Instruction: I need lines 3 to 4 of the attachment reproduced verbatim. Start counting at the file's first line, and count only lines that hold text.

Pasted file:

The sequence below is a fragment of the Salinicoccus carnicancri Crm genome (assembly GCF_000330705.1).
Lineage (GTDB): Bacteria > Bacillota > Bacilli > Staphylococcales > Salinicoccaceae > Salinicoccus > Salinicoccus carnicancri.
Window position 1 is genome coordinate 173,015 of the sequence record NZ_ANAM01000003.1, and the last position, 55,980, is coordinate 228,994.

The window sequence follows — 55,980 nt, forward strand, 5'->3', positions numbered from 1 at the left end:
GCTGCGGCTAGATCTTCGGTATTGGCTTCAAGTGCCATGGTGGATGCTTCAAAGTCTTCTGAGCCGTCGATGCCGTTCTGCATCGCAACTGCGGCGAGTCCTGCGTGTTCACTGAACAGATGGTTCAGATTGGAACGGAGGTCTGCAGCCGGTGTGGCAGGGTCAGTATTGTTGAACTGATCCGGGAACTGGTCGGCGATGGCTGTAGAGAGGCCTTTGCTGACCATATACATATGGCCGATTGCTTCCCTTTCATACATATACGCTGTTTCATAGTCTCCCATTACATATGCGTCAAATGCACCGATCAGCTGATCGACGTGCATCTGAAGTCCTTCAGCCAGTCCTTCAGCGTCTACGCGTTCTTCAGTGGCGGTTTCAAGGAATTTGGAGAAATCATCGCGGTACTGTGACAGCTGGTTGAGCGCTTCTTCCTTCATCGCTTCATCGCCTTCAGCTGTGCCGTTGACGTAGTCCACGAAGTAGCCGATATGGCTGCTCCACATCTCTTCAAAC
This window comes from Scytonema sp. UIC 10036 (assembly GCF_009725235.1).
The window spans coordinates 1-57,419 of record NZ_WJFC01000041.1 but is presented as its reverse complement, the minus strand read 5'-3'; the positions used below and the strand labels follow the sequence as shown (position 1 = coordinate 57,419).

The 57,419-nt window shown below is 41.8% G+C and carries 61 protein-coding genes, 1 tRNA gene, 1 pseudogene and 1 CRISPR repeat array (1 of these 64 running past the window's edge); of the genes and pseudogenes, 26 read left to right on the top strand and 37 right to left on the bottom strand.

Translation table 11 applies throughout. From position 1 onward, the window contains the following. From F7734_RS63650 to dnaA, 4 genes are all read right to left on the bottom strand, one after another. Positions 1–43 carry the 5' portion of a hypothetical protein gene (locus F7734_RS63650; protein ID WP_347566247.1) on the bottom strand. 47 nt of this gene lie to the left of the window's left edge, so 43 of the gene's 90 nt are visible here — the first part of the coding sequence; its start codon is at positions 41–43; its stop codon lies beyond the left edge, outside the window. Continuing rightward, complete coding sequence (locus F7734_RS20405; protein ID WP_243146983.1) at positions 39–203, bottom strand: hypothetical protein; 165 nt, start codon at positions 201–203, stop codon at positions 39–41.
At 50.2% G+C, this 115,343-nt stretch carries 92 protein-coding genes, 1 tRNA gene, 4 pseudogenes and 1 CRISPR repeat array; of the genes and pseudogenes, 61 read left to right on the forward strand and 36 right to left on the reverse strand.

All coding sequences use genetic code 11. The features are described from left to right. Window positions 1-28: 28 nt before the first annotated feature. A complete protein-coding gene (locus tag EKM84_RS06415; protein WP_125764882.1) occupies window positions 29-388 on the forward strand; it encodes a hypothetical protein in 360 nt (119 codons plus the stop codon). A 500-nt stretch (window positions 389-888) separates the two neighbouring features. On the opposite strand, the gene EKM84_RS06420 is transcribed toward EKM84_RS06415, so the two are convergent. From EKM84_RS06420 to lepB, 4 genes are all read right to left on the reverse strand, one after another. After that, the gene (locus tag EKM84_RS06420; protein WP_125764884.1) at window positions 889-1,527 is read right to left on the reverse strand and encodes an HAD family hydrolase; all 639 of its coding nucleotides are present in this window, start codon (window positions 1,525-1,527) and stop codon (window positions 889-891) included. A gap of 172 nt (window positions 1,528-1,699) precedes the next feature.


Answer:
Window position 1 is genome coordinate 173,015 of the sequence record NZ_ANAM01000003.1, and the last position, 55,980, is coordinate 228,994.

The window sequence follows — 55,980 nt, forward strand, 5'->3', positions numbered from 1 at the left end: